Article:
FA Med, Q1, Optho

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FA Med, Q1, Optho
2013-02-02 13:50:02
FA Med Q1 Optho

FA Med, Q1, Optho
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  1. `What cranial nerves are required for positive menace response?
    • afferent = optic (2)
    • efferent = facial (7)
  2. what cranial nerves are required for positive pupillary light reflex?
    • afferent = optic (2)
    • efferent = oculomotor (3)
    • *remember its slower in FA
  3. What cranial nerves are required for positive palpebral reflex? What about corneal reflex?
    • afferent = trigeminal (5)
    • efferent = facial (7)
    • same for corneal, reserved for confirming euthanasia
  4. what cranial nerves are needed to move globe in various directions?
    3,4, 6 (oculomotor, trochlear, abducens)
  5. what bovine virus can result in exophthalmos? What are two conditions that can result in enophthalmos?
    • bovine leukemia virus (BLV)
    • enophthalmos from dehydration and rapid fat loss
  6. what species is more likely to have problems with entropion? at what age? what are main clinical signs?
    • lambs during first week or two of life
    • epiphora, blepharospasm, corneal abrasion/ulcer
  7. rather than surgery, what are other options for repairing entropion?
    • place crimps under lid to pull outward
    • inject long acting penicillin in conjunctiva
  8. What is the typical causative agent for pink eye leading to corneal ulcers in goats?
  9. how does otitis media result in corneal ulcer?
    facial nerve damage from the otitis media --> damages innervation to lacrimal gland
  10. What is infectious bovine keratoconjunctivitis and what is typically the causative agent?
    • pinkeye (conjunctivitis that can progress to corneal ulcer)
    • Moraxella bovis which is spread by flies (use fly control!) and fomites like you!
  11. Concurrent infections with what virus leave cows more prone to pink eye? why are pink eye vaccines not highly efficatious?
    • concurrent IBR or recent vaccination with MLV IBR
    • M.bovis attach with pili that are constantly changing so vx must match
  12. At what age are bovines most often affected by IBK? How does pink eye progress to corneal ulcer?
    • 4-6month old calves mostly
    • M.bovis secretes proteases that cause ulceration
  13. what is the significance of neovascularization with IBK?
    new vessels form at the limbus at day 4-7; once they reach the lesion, healing accelerates
  14. What is appropriate treatment for mild case of IBK?
    • *subconjunctival* antibiotic like Procain Penicillin G, Ceftiofur Na (Naxcel) or ampicillin
    • (NO topical oxytet; lipophilic = irritates tissues!)
    • *parenteral* Abs like oxytet, tilmicosin, florfenicol (these are lipid soluble so can penetrate to affect corneal tissue)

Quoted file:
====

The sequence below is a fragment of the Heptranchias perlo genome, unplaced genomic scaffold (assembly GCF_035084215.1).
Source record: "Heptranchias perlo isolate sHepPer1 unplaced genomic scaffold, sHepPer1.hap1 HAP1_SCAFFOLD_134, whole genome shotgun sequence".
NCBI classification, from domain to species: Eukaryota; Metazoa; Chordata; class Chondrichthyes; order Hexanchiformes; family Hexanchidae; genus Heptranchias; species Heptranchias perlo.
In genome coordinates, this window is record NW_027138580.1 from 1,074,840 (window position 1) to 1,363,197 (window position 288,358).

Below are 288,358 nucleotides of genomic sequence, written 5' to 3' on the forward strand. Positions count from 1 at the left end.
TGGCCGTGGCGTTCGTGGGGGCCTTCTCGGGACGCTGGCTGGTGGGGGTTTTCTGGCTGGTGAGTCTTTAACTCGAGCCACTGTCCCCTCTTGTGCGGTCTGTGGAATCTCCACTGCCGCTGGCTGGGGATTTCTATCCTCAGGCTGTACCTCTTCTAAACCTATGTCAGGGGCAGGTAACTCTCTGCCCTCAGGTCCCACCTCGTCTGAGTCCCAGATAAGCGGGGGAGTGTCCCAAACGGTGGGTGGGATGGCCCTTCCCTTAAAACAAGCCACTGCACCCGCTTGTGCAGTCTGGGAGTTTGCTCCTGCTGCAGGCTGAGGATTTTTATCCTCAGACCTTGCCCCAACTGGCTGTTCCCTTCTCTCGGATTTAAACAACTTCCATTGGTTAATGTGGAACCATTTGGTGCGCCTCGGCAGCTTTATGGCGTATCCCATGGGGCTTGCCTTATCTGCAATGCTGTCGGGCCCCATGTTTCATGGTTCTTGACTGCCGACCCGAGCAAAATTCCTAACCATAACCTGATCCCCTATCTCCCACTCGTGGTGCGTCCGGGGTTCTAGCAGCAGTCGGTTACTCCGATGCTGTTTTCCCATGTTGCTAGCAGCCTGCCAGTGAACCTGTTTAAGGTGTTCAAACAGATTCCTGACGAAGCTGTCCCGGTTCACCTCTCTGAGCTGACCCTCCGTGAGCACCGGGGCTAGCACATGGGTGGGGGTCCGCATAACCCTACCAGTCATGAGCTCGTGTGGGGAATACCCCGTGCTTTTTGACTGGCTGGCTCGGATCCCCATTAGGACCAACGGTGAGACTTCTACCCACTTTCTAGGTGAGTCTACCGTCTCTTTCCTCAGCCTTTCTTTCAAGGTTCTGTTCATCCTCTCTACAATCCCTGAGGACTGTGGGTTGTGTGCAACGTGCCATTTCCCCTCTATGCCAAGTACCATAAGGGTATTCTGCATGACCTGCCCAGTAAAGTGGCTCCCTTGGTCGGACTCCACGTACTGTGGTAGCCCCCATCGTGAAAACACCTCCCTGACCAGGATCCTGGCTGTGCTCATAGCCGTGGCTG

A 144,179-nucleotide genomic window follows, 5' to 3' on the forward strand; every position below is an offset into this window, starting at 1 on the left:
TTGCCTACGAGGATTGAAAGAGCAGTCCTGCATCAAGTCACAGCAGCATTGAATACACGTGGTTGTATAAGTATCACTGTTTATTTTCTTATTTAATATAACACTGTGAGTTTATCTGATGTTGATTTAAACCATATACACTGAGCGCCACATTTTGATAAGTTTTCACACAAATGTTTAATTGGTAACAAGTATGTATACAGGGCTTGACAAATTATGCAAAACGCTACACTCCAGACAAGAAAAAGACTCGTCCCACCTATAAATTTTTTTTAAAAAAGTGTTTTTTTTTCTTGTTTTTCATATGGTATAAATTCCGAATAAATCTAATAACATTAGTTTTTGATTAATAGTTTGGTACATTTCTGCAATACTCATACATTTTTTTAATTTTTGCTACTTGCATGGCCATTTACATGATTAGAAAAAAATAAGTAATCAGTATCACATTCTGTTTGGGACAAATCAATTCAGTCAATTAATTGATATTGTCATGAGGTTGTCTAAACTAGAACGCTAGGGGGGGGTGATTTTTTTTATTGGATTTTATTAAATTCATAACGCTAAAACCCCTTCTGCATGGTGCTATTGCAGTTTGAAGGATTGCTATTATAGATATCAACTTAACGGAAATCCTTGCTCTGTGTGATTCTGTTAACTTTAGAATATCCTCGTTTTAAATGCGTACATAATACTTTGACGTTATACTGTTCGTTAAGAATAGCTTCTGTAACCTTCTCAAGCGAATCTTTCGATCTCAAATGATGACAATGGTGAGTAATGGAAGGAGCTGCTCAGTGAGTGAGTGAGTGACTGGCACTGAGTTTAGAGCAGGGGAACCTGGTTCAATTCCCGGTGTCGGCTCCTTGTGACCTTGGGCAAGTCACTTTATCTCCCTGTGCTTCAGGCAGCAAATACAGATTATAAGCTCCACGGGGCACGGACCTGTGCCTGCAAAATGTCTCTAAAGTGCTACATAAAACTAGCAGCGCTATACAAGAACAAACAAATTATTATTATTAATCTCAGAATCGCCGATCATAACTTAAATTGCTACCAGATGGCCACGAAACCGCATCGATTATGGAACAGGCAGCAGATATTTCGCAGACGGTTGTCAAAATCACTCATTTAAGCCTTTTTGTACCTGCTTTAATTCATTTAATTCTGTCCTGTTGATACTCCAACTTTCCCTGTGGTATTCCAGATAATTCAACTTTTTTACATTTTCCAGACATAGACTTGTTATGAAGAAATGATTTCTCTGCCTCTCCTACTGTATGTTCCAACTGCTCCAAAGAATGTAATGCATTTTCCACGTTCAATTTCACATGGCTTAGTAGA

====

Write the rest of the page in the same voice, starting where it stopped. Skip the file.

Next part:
15. What can be done in addition to antibiotics in more severe cases of IBK?
    • eye patches
    • 3rd eyelid surgery flap
  16. what is common causative agent of pink eye in sheep? what perpetuates the disease in this species?
    • Chlamydophila pecorum
    • stress
    • (can affect even young lambs so rule out entropion!)
  17. Pink eye may occur alone in sheep or be found in conjunction with what other disease process?
    polyarthritis (stiff lamb disease)
  18. what is appropriate treatment for pink eye in sheep? is there a vaccine?
    • parenteral oxytet, NSAIDs (relapses common)
    • chlortetracycline can be given in feed to limit outbreaks
    • vx for Chlamydophila abortus = Enzootic Abortion of Ewes
  19. What is causative agent of pink eye in goats? what is often seen concurrently in this species?
    • Mycoplasma spp.
    • polyarthritis, septicemia, mastitis, abortions
    • (same tx as sheep = parenteral oxytet, NSAIDs)
  20. what is most common neoplasia of large animals and is also responsible for 1/8 of all bovine carcass condemnations?
    • ocular squamous cell carcinoma (cancer eye)
    • think Hereford!
  21. Describe rate of invasion and likelihood of metastasis for SCC.
    • slow invasion but eventually causes tissue/bony orbit destruction
    • slow to met but eventually goes to regional lymph nodes
  22. What is appropriate treatment for localized SCC with distinct borders and no other damage to the eye/orbit?
    • topical analgesia/sedation and debulk w/15 blade + cryotherapy followed by Abs/NSAIDs
    • (looks worse before better)
  23. What do you do if SCC is localized to 3rd eyelid? what if its localized to conjunctiva?
    • remove entire 3rd eyelid
    • conjunctiva: debulk and cryotherapy then recheck
  24. if SCC is localized to the eyelid but surgical removal would result in inadequate coverage of the cornea, what should you do?
    check the other eye first to make sure it's healthy then enucleate/exenterate the cancer eye (awake with retrobulbar block)
  25. what is recurrence rate following treatment for SCC? Recurrence with exenteration?
    • 30-40% recur after tx
    • 10-20% recur after extirpate
  26. What happens if farmer opts to just send his cancer eyed cow to slaughter?
    • if localized to globe with no other parts involved = condemn head, pass carcass
    • condemn entire carcass if bony involvement, necrotic tissue involved, enlarged lymph nodes/mets, cachexia
  27. If cow presents with exophthalomos due to bovine leukemia virus, what should you do Doc?
    there is no treatment, removing eye can prolong life but lymphoma may be widespread in the animal
  28. which species has issues with blocked nasolacrimal ducts? treatment?
    • alpacas
    • find nasolacrimal opening and flush under sedation
  29. If the farmer calls and says the new calf looks like it has a hairball attached to the eye, what is it?
    dermoid (sx remove)